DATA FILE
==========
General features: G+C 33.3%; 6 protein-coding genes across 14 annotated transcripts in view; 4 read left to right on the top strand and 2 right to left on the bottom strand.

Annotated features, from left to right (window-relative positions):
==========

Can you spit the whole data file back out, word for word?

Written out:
General features: G+C 33.3%; 6 protein-coding genes across 14 annotated transcripts in view; 4 read left to right on the top strand and 2 right to left on the bottom strand.

Annotated features, from left to right (window-relative positions):